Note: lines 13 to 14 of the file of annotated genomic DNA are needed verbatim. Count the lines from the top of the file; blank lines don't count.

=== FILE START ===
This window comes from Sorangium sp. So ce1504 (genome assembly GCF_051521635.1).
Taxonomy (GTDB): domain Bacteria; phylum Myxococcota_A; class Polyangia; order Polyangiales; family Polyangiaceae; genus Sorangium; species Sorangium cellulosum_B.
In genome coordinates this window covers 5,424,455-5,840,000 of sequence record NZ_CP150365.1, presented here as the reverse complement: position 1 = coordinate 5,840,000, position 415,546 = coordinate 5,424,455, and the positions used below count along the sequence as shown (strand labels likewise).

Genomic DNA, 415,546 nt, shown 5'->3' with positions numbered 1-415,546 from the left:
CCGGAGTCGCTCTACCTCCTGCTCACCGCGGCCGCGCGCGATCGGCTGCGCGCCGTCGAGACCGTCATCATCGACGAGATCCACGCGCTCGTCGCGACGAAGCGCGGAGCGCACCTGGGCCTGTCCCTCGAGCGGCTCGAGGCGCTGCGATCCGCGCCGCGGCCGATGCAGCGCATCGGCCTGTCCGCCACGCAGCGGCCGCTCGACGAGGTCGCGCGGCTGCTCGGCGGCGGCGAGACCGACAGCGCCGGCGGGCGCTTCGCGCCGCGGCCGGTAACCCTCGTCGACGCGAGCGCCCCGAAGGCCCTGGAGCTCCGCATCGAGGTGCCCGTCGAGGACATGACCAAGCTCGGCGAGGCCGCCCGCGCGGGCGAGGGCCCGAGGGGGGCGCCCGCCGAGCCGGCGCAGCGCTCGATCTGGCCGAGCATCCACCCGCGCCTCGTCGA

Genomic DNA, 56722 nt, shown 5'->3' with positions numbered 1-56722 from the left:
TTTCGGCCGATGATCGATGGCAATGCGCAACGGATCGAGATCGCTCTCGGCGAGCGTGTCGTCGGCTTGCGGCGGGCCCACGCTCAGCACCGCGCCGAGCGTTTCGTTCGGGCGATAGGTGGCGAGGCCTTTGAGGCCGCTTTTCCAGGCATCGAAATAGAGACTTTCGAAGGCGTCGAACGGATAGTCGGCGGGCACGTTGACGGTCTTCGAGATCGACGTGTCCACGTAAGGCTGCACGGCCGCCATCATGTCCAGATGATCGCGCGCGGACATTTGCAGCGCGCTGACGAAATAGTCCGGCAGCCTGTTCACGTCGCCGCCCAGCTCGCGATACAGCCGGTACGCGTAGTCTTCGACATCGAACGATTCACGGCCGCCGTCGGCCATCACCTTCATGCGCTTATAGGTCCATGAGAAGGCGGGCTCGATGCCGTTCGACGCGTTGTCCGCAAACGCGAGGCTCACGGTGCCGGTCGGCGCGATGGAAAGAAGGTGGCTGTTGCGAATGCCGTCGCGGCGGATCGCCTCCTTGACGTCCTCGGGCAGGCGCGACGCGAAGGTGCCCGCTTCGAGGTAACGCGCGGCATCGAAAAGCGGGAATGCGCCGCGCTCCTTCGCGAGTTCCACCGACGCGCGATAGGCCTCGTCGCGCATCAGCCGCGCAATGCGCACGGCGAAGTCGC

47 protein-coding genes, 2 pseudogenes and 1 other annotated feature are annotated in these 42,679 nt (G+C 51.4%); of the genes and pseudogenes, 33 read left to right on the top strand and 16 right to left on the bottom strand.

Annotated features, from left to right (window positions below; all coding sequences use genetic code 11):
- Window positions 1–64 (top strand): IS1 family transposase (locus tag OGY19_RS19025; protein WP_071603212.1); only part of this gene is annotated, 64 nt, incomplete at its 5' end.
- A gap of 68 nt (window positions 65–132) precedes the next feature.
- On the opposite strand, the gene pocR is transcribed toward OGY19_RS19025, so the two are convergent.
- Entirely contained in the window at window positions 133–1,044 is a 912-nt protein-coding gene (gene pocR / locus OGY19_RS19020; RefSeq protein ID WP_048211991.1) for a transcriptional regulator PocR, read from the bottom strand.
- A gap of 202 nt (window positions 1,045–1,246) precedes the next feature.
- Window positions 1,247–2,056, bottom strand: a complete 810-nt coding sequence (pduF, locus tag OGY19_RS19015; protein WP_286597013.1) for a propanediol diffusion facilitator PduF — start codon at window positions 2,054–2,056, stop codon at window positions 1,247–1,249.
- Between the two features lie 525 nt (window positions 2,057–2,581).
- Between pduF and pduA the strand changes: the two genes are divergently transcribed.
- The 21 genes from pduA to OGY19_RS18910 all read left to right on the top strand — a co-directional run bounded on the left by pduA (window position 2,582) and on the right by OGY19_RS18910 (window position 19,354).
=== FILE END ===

- Entirely contained in the window at window positions 133–1,044 is a 912-nt protein-coding gene (gene pocR / locus OGY19_RS19020; RefSeq protein ID WP_048211991.1) for a transcriptional regulator PocR, read from the bottom strand.
- A gap of 202 nt (window positions 1,045–1,246) precedes the next feature.